After we've been in a relationship with someone for a decent period of time, we should learn a lot about their moods and the subtle cues they give off about what they're feeling (which a stranger or someone who didn't know them very well, would miss. ) This gives us an important “in" if or when the relationship turns sour or is headed for divorce.
Yet, so many people, (who were so very good at reading these cues while they were dating), completely miss them when the relationship or marriage is in trouble. Being able to read BOTH your partner's verbal and non verbal cues will help you gauge how you need to present yourself or communicate to your partner if you're the one wanting to save the marriage and need them to eventually be receptive to this.
Admittedly, this is harder than it may sound. Often, the unhappy partner will say one thing but will mean something else entirely. Sometimes, the unhappy spouse doesn't really know or can't accurately verbalize the true reason they want the divorce or want out of the relationship. They may say something vague like “I'm just not happy, " “I've fallen out of love, " or “I just don't feel it anymore. "
This doesn't mean they are lying to you. Most people who want to divorce are really just trying to verbalize the same thing: they've lost a feeling or intimacy and closeness and they don't know how to (or they don't currently want to) get it back. Sometimes, the partner is trying to deny or stifle feelings or is trying to appear more confident and / or unsure about the decision than they really are.
It's very important that you read your partner's non verbal cues when you have conversations about your marriage. Pay close attention to his or her lips, posture, eyes, and how he or she is holding his / her arms. Are the lips clenched, pursed, or relaxed? Is the posture slumping, stiff, or loose? Are their fists clenched or down by their sides? All of these things will help you gauge your partner's true feeling about, and conviction towards, the words he is speaking.
Now, I don't tell you this to make you think that you know your partner better than he or she knows himself (and by all means don't say this to them), but I do strongly believe that your instincts and / or close watch of non verbal clues will help you to more fully understand what is going on.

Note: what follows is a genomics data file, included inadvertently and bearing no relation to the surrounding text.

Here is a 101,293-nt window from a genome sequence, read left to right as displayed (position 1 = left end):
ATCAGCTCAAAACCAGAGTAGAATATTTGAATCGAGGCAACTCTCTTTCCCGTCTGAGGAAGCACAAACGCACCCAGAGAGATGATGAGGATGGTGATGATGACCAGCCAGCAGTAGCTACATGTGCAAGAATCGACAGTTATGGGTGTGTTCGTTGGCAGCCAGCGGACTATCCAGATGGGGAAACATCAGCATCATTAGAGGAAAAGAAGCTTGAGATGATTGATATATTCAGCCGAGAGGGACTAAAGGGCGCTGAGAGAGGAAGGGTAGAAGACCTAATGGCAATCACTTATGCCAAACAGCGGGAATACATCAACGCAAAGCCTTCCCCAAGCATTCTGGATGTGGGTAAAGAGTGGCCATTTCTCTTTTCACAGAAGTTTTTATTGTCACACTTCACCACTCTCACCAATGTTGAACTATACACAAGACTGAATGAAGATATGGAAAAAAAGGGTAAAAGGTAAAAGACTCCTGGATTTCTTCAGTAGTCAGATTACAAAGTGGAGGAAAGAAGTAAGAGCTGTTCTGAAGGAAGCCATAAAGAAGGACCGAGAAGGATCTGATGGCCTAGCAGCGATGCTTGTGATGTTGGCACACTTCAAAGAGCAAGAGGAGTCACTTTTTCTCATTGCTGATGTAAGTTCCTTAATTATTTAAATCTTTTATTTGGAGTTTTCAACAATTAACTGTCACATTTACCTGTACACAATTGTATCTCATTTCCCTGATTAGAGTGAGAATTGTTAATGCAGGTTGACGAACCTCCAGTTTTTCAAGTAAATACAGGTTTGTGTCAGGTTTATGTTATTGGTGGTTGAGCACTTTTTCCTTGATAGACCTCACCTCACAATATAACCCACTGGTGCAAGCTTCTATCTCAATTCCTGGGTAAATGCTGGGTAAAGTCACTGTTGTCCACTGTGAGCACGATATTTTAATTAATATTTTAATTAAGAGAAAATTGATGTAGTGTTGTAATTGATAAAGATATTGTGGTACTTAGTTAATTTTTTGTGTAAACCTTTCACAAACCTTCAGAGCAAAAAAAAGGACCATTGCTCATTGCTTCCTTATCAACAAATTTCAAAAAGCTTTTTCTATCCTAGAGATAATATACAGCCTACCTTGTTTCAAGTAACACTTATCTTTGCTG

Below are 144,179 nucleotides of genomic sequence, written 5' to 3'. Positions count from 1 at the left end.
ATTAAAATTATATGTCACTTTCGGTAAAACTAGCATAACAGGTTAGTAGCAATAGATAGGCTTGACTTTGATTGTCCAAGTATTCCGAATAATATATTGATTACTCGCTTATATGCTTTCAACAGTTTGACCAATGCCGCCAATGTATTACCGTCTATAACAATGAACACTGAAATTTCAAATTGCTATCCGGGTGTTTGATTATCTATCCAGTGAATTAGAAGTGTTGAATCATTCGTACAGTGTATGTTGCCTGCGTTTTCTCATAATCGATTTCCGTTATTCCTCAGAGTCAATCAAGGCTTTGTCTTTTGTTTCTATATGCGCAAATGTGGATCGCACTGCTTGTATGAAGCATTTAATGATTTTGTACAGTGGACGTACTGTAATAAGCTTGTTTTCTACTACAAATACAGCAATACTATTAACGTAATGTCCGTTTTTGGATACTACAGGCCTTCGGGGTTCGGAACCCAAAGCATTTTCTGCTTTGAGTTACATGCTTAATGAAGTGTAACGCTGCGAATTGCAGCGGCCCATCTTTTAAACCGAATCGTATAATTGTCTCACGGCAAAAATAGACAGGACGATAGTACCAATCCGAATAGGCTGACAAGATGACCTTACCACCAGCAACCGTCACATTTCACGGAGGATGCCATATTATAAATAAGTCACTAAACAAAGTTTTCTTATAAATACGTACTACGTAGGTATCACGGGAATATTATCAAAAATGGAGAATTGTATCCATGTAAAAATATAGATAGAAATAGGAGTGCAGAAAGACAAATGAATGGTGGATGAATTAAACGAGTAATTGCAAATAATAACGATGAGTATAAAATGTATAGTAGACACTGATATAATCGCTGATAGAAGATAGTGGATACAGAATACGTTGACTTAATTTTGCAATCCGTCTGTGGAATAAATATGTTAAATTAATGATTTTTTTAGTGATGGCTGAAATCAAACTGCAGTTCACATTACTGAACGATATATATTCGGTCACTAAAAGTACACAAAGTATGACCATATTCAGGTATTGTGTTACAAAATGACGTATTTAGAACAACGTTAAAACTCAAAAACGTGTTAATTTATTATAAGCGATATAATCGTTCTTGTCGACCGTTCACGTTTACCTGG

I highly recommend simply and directly asking your partner if they can share the events or feelings that lead up to talk or a break up or divorce. Pay very close attention to how they respond (both verbally and non verbally) and then gently and calmly verbalize this back to your partner. If it appears to you that your partner is upset, tense, unsure, or worried, tell them and ask (calmly) if there's anything you can offer to help. (They might say no or react in an undesirable way, but you've set the stage for open and calm communication in the future. ) If they reject this outright, just remind him or her that you are here and are willing to engage with an open heart when they are ready.
Reading the clues can give you very important information on where your partner stands on repairing or saving the marriage. If he or she shows defiance, hostility, aggressive determination, or stress, then you will need to present your case from a place or diffusing these emotions calmly. The tact would be different if you partner was exhibiting sadness, anxiety, or fear. Then, you'd present yourself from a place of reassurance.
This does't mean, however, that you should be a doormat. Putting yourself in a position of weakness does not save a marriage either. There's a delicate dance between an open heart and self respect and dignity. You need both. If you are desperate or powerless, it will show and may be very unattractive.
In the end, most partners are really just trying to tell you that, somewhere along the way, they've lost intimacy and a feeling or closeness. But, their verbal and non verbal cues and clues can tell you how they really feel about this and how receptive they are to saving your marriage, preventing divorce, and getting the closeness back.
I was horrible at reading my husband's cues when he first asked for a divorce, but through a lot of research and hard work, I became much better at it. Eventually, (though commitment and lots of effort), I was able to not only save the marriage, but make it stronger. You can read my very personal story of how I stopped the divorce (when I was the only one interested in doing so) on my blog at http://you-can-save-your-marriage.blogspot.com/